Age: K-4 (or any age, if you're looking for a unique Mardi Gras mask)
Summary: In this activity, students make trilobite masks out of paper plates. By drawing their own masks students can create a wide variety of different types of trilobites, and bring these ancient arthropods back to life. Connections can be made between trilobites and living arthropods, for a better understanding of the animal kingdom. Also, the examination of fossils of trilobites in order to make the masks, provides a context for discussion of fossils as evidence of past life.
Background: Trilobites were arthropods that lived in the seas of the Paleozoic Era. They are called trilobites because their bodies were divided into three parts. They were one of the first widespread, complex animals of the Paleozoic Era, starting out in the beginning of the Cambrian Period, more than 500 million years ago. They went extinct at the end of the Paleozoic Era, 250 million years ago. Trilobite fossils have been found on almost every continent. They are historically important because they were one of the first animals with complex eyes. Like many arthropods, the trilobite's soft body was covered with a hard shell, called an exoskeleton. Insects, which are arthropods, often have an exoskeleton. That's why beetles crunch if you step on them. During the 250 million years in which trilobites lived, their exoskeletons developed many different patterns, with bumps, spines, and other features for protection.
You'll need: Enough paper plates to make a mask for each student (use paper not wax covered). Styrofoam® plates may be used if crayons or markers can be used on the plates without smearing.
Crayons or markers for coloring and drawing on plates
Hole puncher to make eye holes
Scissors to cut plates and make eye holes
Pipe cleaners (optional: 2 for each mask, if you want to make antennae)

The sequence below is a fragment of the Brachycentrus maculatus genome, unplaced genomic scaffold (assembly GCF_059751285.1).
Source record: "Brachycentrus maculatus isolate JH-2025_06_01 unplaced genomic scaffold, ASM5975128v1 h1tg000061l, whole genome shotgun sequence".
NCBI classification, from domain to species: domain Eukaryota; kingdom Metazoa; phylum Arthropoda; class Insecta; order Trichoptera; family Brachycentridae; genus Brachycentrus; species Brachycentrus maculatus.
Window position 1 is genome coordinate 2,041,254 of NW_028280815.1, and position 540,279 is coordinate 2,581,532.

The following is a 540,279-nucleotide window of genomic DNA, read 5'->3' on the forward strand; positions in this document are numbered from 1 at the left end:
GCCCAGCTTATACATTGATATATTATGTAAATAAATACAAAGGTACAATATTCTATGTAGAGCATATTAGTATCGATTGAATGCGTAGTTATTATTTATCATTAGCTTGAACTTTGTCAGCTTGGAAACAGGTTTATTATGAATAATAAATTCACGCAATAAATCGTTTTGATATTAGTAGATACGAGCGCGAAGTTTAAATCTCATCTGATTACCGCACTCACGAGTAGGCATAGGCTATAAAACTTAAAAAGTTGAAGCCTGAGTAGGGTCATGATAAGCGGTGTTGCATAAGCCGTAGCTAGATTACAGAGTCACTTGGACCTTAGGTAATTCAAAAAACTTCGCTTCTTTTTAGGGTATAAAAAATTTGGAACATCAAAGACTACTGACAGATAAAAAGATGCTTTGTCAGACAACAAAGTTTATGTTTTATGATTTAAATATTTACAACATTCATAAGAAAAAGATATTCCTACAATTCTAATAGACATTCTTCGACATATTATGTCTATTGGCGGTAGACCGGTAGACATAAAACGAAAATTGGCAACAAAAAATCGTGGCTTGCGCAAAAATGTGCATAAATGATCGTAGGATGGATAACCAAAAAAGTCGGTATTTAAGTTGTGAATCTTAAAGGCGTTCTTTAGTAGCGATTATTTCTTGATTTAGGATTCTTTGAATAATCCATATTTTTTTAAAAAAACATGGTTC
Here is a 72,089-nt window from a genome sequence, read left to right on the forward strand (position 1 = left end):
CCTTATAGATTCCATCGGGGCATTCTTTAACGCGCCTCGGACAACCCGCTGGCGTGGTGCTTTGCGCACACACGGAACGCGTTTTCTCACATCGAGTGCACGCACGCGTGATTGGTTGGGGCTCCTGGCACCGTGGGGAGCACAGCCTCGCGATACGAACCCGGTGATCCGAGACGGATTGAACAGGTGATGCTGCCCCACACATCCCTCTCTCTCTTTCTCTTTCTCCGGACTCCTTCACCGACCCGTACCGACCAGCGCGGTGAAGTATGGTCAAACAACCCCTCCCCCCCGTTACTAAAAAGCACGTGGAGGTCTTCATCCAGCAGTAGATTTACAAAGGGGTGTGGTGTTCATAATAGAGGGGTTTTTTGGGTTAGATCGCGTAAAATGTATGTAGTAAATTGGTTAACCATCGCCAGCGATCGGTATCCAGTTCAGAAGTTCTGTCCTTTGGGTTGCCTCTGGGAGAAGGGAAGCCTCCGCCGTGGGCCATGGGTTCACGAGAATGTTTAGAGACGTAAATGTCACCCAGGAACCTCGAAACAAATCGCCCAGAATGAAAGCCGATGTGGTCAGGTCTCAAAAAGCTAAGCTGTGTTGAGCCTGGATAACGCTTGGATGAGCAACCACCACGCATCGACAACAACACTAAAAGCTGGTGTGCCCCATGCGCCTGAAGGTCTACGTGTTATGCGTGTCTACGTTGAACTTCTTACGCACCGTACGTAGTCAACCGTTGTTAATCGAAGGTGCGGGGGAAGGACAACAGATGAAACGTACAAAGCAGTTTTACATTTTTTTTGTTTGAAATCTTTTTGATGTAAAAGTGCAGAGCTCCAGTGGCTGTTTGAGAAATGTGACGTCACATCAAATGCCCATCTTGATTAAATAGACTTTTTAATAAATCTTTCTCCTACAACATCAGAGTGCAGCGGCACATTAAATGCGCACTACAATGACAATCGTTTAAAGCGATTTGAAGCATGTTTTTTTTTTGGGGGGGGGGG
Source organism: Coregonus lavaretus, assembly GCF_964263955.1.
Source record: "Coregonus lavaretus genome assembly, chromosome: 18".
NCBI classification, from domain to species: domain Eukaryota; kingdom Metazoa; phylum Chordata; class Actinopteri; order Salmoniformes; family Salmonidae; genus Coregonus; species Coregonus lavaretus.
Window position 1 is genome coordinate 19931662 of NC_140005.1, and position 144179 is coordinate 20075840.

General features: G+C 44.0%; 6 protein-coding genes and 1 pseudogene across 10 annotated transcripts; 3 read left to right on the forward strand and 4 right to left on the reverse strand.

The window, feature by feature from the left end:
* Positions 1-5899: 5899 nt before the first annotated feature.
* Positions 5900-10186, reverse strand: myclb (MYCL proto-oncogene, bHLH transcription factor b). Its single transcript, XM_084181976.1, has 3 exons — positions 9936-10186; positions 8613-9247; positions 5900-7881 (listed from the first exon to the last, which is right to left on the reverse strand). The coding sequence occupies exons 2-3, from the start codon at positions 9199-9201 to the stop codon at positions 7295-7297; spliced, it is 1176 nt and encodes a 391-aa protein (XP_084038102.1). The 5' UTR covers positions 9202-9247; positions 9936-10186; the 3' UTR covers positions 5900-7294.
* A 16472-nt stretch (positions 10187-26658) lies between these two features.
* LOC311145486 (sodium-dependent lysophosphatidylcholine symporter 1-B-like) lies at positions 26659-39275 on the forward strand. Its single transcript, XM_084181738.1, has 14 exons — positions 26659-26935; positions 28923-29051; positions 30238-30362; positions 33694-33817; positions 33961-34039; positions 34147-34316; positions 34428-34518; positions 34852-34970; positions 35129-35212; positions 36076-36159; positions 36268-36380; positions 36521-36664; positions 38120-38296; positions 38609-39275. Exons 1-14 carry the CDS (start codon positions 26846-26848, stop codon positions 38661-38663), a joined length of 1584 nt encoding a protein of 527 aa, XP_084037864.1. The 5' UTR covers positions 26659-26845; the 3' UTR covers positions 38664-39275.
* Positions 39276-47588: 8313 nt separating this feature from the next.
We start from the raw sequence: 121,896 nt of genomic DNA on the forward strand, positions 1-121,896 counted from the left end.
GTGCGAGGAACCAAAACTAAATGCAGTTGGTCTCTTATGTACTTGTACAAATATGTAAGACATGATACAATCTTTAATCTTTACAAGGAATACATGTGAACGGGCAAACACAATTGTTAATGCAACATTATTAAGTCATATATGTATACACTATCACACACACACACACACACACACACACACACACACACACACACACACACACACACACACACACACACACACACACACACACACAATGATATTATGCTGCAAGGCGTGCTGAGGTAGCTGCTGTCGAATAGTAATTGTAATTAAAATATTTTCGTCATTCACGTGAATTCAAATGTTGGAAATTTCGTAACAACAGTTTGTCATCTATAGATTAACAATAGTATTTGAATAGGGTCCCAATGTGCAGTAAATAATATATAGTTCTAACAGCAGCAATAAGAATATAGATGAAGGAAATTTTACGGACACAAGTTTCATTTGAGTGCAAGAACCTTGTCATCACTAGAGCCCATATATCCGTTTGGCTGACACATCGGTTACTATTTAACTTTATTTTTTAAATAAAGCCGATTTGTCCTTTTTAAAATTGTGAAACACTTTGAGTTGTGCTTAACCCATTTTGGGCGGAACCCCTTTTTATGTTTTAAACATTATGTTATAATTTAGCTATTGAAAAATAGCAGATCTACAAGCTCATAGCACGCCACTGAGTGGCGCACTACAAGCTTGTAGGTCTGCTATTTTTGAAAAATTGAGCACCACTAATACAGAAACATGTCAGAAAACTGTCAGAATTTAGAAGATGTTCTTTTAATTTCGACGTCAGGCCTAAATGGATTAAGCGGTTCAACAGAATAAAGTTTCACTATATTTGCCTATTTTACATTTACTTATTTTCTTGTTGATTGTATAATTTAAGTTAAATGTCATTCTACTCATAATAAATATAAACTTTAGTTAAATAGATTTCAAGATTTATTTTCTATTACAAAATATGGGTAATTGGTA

Elastic string or mask string with end hooks (1 for each mask)
Tape to hold elastic string, if mask string is not available
Optional: Additional pieces of construction paper, cardboard, circle- or star-shaped stickers, or other shapes for ornamentation
Safety: Make sure children are supervised by adults when using scissors.
Preparation time: 15-30 minutesDirections
1. Show the students pictures of trilobites. These can be obtained from picture books, or one of the Web sites noted above. Explain that tri-lo-bite means three-part-body, and show how a trilobite is divided into three parts. The fact sheet has a diagram, if you want to print out examples for each student. Next, show the students the head region of the trilobites (the cephalon). Many trilobites had big, complex eyes, somewhat like insect eyes. Insects are arthropods. Trilobites are fossil arthropods. Show pictures of some modern arthropods, or have students find pictures of arthropods from picture books. Many arthropods have segmented bodies. Trilobites had segmented bodies. They could roll up in a ball, like the "roly poly" pill bugs that exist today. The segmented body we see on pill bugs and other arthropods is really a hard armor shell. The arthropod's body is inside the shell. This type of shell is called an exoskeleton. Some of the students may have eaten shrimp or crab. Shrimp and crabs are arthropods. The soft part you eat has to be pulled out from under the shell, or armor casing. This outer shell is called an exoskeleton. Trilobites had exoskeletons. By making a mask, the student will be covering their face (soft parts) with an exoskeleton (the mask).